• dragon_girl26dragon_girl26 Member Posts: 2,049 Member Member Posts: 2,049 Member
    Echoing the sentiment above...I don't believe its about eating "correct" foods, although it's a good idea to watch saturated fat intake overall. My N = 1 here, but my cholesterol went from close to 300, to around 185 just by losing weight and establishing a good workout/exercise routine, and boosting my activity level overall. I've never paid particular attention to avoiding any foods.
    Thr other thing about high cholesterol is that it is like high blood pressure in that it may be hereditary, so thats something else to consider.
    edited February 22
  • lynxalexialynxalexia Member Posts: 16 Member Member Posts: 16 Member
    It's irritating that before the Pandemic I was a rather active person when I could be. Add to this I have had to watch what I eat most of my life since Migraines will be the result of eating the wrong things. When my doctor told me my cholesterol was up I was shocked as that was never a problem before. Now I can't seem to get a break. I telework now and it looks like that will remain the norm going forward. My Husband and I are shelling out for a NordicTrack exercise machine I just have to make myself use it once it gets here I guess.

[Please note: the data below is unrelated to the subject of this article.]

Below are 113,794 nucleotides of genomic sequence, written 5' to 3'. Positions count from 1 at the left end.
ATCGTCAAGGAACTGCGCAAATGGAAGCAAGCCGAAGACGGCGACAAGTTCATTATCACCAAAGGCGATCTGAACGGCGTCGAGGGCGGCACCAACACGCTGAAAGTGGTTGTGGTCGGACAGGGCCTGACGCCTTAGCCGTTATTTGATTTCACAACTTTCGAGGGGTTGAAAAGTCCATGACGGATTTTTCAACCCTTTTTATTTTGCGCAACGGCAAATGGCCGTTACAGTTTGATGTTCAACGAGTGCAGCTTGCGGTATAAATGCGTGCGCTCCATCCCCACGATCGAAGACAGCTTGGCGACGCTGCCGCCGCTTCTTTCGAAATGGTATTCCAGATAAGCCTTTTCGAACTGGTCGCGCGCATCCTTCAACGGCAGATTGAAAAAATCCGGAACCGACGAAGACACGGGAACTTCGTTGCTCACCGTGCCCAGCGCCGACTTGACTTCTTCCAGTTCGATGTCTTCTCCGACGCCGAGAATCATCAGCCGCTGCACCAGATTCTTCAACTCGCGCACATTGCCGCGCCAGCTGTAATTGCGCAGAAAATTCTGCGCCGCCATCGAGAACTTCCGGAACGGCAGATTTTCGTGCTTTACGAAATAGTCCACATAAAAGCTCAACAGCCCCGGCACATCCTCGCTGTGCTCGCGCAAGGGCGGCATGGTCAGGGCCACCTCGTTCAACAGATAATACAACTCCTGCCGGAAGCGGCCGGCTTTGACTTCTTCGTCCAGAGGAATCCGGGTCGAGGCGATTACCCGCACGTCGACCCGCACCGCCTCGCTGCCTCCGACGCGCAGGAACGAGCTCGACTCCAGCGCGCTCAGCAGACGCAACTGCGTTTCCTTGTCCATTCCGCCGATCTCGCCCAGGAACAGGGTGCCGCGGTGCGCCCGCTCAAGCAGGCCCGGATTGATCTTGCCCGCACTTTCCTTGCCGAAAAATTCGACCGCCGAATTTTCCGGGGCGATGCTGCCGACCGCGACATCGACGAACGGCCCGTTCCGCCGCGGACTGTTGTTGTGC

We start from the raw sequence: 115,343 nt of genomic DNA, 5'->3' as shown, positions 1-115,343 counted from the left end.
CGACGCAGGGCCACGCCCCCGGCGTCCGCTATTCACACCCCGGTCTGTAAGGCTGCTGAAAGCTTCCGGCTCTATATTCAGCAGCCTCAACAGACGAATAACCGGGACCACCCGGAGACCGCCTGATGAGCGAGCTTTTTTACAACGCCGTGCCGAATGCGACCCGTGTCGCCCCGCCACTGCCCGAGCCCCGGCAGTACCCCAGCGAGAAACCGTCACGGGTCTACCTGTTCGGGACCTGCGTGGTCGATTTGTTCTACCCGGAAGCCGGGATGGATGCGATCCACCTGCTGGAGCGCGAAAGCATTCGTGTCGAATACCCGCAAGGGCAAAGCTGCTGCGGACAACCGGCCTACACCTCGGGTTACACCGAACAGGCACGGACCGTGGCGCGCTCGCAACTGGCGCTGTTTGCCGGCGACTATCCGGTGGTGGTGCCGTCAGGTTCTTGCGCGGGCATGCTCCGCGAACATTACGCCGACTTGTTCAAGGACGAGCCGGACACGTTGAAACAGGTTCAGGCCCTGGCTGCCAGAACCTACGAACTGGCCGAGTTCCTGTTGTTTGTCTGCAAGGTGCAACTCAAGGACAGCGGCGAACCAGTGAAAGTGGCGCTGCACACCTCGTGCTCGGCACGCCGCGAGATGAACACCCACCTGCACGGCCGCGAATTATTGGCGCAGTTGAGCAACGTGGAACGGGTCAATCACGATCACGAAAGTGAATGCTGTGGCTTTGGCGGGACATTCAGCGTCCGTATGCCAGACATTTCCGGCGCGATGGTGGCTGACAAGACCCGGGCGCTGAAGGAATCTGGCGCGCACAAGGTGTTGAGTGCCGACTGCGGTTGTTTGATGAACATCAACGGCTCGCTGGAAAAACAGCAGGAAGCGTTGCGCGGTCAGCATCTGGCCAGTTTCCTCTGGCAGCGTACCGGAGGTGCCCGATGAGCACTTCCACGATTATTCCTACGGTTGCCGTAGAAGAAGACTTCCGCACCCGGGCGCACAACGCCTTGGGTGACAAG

• cwolfman13cwolfman13 Member Posts: 38,703 Member Member Posts: 38,703 Member
    lynxalexia wrote: »
    I get that most of us are here to manage weight one way or another. I openly accept that I am at an uncomfortable weight and need to lose it.

    But when your cholesterol is up as well how do you balance the diet to allow for the correct foods to help you correct the numbers? I truly do not want to be on meds for my cholesterol, there has to be a way doesn't there?

    One of the primary reasons I started all of this was because my triglycerides were so high that they couldn't actually measure my cholesterol...why Tris came down, and they could measure, my LDL cholesterol was very high and HDL was very low.